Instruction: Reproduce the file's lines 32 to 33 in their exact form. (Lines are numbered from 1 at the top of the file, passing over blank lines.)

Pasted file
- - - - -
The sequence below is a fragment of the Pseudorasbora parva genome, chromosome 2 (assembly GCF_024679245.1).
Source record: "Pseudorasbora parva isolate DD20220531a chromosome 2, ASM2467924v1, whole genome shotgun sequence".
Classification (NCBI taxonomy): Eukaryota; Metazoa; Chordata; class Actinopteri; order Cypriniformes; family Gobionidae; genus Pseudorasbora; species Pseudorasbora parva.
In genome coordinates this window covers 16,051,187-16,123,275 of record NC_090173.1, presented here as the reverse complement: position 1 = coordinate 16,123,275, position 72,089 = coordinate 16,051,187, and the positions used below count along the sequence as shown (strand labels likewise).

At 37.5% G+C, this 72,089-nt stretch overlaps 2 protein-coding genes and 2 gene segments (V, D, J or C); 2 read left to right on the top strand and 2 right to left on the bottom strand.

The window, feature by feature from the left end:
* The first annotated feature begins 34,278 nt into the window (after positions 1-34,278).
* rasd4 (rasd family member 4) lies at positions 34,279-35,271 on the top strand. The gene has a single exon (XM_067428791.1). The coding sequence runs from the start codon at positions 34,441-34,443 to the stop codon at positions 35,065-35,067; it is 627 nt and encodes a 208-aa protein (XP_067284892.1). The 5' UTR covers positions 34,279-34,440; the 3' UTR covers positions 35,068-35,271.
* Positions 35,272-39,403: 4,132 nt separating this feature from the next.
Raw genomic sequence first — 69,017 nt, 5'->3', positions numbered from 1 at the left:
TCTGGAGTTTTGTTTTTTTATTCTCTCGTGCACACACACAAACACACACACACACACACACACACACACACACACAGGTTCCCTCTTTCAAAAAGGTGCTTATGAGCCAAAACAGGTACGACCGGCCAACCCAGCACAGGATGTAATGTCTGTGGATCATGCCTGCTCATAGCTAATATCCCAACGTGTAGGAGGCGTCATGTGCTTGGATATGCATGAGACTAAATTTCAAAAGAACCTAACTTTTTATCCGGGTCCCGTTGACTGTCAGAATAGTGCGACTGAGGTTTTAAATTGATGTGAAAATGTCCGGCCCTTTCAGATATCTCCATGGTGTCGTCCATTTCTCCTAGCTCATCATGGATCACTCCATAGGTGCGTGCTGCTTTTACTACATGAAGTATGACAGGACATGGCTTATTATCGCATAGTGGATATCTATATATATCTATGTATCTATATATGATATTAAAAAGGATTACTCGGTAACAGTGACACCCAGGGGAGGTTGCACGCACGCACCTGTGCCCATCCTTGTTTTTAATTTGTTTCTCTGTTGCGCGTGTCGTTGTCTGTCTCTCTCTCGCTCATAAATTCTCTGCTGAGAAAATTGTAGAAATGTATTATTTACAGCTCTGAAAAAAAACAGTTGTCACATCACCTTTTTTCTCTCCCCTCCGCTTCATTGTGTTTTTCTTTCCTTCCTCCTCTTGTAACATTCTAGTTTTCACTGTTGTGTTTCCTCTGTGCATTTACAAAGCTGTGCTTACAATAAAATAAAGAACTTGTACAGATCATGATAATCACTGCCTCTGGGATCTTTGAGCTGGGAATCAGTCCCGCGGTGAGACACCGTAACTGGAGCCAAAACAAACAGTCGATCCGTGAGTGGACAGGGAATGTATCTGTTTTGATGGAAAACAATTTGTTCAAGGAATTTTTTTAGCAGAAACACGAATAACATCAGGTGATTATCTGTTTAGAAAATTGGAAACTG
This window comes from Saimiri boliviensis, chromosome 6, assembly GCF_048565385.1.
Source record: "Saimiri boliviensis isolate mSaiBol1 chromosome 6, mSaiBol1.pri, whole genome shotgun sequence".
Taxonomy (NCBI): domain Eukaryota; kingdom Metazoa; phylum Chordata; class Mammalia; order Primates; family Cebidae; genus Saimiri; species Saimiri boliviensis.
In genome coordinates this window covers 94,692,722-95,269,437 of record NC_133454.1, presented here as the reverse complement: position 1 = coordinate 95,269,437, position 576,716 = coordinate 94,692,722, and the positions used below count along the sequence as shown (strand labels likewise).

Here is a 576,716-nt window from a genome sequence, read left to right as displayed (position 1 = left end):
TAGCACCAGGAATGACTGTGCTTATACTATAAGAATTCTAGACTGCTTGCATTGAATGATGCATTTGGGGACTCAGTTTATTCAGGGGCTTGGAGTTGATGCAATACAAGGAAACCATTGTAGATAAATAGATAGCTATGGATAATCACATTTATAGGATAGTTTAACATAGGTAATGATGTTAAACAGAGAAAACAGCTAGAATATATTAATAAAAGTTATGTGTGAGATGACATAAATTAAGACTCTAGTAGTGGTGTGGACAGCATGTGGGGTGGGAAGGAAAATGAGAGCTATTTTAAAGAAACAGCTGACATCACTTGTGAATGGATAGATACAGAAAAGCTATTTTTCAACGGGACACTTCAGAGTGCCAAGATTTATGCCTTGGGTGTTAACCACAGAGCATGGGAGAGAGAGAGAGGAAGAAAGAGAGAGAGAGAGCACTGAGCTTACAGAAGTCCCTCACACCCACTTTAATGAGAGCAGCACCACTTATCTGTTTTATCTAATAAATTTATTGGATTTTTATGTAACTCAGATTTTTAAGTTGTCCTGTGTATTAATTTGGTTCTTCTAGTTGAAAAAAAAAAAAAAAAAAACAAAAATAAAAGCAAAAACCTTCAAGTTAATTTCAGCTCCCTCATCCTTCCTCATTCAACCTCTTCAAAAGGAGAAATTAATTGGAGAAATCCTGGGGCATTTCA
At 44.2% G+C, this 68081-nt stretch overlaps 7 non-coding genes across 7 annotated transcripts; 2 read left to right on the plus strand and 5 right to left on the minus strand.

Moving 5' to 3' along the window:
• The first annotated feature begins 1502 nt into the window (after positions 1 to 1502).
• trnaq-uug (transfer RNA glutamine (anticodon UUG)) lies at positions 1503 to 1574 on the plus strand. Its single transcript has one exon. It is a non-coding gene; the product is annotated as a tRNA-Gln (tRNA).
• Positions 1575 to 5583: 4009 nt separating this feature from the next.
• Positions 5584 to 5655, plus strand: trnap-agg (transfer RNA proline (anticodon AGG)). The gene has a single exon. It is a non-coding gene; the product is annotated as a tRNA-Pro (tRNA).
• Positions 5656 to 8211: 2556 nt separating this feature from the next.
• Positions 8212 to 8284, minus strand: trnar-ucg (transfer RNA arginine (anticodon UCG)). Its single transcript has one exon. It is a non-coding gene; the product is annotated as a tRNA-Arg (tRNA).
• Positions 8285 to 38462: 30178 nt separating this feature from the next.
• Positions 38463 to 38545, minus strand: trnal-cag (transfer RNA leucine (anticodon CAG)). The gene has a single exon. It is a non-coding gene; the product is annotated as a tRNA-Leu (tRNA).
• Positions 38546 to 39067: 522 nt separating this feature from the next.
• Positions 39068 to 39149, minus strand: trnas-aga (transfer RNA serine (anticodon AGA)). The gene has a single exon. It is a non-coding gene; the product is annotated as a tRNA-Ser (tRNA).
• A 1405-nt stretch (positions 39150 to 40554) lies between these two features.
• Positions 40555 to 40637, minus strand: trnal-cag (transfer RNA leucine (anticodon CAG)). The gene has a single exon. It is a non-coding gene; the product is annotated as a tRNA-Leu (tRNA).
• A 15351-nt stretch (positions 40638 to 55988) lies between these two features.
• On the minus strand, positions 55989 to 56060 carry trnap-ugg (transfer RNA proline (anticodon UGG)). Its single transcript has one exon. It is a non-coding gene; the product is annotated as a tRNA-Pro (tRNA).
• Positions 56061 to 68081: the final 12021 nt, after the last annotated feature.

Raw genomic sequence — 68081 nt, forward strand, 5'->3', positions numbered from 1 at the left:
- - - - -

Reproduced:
• A 15351-nt stretch (positions 40638 to 55988) lies between these two features.
• On the minus strand, positions 55989 to 56060 carry trnap-ugg (transfer RNA proline (anticodon UGG)). Its single transcript has one exon. It is a non-coding gene; the product is annotated as a tRNA-Pro (tRNA).